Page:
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Discussion Starter · #1 ·
Hello,

I count my shots. Having lived with a 15 round 9mm for 10 years, I've gotten accustomed to being able to double tap something each day of the week, or really let go on a target.

I'm learning to shoot this new 1911 in a quick manner. I believe I can even shoot it faster than my 9mm - it just has a lower bore axis.

The problem is that I count to eight and then have to reload. I'm just not used to that.

Should I modify practice in any way to deal with the lesser round count? What do you .45 guys recommend?

Thanks,

Josh <><
 

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Howdy folks,

To me it is simply an acquired skill I reckon. I know the mag capacity of every pistol I own. I also know if I am carrying it, it has a round chambered and a full mag - so mag +1. I count my rounds without much conscious thought really, but know when I am getting near the empty mag.

That is a handy skill to develop, especially in a real world tactical situation. If I have known I was getting near empty and was not already moving towards a position of cover (why I had not already found cover would be a mystery to me, unless none simply existed), I know it is time to make a very quick move. Even if there is no cover available, I want to be doing something, moving right-left-forward-back, doing anything to not be a stationary target when my slide has locked to the rear.

As I near the last few rounds my weak hand is already holding a full magazine, waiting for the slide to lock for a quick reload. Again, if I have no cover, I may even kneel or go prone to do the reload. Anything you can do to upset the bad guy's sight picture and mind set to me is a plus.

So my suggestion is three-fold I reckon. (1) Learn to automatically count your rounds. Know your weapons, and you will also know how many rounds you are starting with. Be consistent with how you carry various pistols - always have a round chambered, or never have one. Personally I want as many rounds as possible, so I choose the always chambered.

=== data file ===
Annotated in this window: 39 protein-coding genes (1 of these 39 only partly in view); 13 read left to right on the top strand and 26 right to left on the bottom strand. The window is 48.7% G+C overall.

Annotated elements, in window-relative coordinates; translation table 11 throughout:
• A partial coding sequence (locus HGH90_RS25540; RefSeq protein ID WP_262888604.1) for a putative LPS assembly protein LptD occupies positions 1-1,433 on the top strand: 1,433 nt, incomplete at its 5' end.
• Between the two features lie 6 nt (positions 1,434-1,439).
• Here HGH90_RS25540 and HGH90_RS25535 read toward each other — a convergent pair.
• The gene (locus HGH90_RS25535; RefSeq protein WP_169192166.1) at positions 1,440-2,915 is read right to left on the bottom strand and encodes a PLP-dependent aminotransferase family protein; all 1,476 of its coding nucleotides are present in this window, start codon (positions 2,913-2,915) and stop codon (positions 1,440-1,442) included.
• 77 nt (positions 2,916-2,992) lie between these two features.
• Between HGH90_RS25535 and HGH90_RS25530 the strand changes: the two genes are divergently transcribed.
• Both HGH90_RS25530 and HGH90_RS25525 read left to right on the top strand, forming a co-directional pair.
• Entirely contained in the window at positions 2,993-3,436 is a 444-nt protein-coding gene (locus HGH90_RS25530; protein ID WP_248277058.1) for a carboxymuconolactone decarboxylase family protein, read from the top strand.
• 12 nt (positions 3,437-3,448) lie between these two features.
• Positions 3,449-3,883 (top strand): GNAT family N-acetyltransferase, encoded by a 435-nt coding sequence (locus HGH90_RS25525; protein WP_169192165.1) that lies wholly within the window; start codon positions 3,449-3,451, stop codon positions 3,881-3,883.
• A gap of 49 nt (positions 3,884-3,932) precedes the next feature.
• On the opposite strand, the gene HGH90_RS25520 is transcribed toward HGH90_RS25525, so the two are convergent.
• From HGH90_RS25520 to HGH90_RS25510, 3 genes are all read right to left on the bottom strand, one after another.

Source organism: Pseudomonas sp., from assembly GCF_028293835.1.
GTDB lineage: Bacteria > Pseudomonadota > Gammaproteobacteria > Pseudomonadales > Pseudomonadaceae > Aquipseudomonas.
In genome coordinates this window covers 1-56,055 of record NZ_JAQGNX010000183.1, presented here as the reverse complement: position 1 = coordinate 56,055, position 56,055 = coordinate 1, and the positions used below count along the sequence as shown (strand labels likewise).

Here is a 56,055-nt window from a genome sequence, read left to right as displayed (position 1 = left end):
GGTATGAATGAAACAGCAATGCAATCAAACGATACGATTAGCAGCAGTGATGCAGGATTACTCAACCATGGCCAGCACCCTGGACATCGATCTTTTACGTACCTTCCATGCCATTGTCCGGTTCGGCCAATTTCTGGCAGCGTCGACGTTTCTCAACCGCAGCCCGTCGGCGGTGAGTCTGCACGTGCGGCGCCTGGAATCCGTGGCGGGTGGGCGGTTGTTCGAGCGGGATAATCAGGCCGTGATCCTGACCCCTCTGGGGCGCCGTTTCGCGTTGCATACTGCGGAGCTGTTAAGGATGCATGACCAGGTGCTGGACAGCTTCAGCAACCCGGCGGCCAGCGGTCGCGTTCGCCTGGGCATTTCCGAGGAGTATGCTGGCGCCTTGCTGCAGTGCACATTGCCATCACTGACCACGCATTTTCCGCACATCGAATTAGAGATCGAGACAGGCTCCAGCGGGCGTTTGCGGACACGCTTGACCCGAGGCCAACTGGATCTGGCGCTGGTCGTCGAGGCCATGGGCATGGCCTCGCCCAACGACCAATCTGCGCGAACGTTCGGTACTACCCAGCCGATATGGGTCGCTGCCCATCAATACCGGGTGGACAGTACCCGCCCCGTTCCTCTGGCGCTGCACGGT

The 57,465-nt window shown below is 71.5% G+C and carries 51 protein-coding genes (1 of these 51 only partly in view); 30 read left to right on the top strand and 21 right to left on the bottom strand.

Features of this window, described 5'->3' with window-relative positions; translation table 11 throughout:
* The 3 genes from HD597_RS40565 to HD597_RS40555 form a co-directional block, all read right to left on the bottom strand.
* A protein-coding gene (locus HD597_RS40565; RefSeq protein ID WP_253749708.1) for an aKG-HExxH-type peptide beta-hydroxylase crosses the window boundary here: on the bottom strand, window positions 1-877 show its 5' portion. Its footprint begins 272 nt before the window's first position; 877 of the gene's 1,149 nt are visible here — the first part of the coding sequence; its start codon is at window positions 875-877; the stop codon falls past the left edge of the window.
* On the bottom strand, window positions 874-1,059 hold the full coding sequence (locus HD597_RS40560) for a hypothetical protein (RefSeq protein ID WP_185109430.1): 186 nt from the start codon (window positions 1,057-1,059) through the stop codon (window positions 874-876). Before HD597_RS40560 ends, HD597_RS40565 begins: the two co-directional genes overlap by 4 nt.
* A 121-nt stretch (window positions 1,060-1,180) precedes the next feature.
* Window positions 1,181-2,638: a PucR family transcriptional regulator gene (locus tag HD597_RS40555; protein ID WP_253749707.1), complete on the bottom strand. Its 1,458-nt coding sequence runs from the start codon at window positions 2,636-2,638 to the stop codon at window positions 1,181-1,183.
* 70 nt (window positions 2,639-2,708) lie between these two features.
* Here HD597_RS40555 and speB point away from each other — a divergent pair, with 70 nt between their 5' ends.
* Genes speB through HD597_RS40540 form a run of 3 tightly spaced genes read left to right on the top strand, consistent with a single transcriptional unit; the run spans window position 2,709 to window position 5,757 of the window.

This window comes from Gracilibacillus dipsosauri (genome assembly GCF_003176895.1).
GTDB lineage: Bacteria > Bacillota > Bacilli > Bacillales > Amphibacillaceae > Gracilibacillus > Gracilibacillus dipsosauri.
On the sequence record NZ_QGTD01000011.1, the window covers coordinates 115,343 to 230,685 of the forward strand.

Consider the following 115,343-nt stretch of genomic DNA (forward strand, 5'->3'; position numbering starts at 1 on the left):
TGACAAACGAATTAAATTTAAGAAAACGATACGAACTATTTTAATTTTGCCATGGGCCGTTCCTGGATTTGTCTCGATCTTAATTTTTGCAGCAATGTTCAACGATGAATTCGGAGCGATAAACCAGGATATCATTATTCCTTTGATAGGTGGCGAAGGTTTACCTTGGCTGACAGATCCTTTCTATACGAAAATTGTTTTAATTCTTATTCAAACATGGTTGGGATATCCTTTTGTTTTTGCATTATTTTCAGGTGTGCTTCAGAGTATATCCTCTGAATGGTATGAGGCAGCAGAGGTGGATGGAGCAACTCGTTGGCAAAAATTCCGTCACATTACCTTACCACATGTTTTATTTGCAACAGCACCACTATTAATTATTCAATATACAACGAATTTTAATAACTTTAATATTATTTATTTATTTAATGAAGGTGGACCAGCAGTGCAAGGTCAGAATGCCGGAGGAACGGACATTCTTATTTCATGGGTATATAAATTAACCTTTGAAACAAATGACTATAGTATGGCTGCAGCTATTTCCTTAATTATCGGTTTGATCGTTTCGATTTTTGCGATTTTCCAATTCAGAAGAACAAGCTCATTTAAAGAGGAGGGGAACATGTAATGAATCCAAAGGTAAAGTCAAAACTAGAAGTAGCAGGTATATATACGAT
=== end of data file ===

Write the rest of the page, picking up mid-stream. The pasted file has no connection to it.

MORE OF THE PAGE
(2) Work to develop a very smooth magazine reload. Remember smooth is slow, and once developed, slow becomes fast. Once you consistently make a smooth reload, while still staying smooth increase the reload pace. With practice you will be amazed at how quickly you can be back up and running with a full mag. Once I have slammed/inserted the full mag with the palm of my weak hand, I basically already have the start of my shooting grip. I simply use my left thumb to work the slide release, as I continue to reacquire my shooting grip.

(3) Once you have developed good skills with one and two, working on shooting while moving - if you have a range setup that will allow you to do so safely. Work on not being a stationary target while doing the reload. Vary what you do, so you have practiced more than one new skill to pull from your tactical bag of tricks if they should ever be needed.

Just some suggestions that may be helpful to some of our members. Others may see things differently, and that is fine. But these have proven very useful skills to me over the years.

twoguns
 

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I don't practice counting rounds.
I've never heard any instructor teach that you do, or even suggest that you could.
I guess I don't get it. I don't see why I would want to add something else to occupy my mind when I want to be fully concentrating on putting bullets where I want them.

I'll shoot until there is no longer a problem or the gun is empty.

If the gun is empty, I'll know it. If I'm still having trouble at that time, I'll reload (or more probable- switch guns).

If I've shot what seems like "a lot", and if I have the chance, then maybe I'll think about changing mags. But I won't do that unless I absolutely know there is no danger. I'm not taking a magazine out, even if it has only one round in it, unless I have to.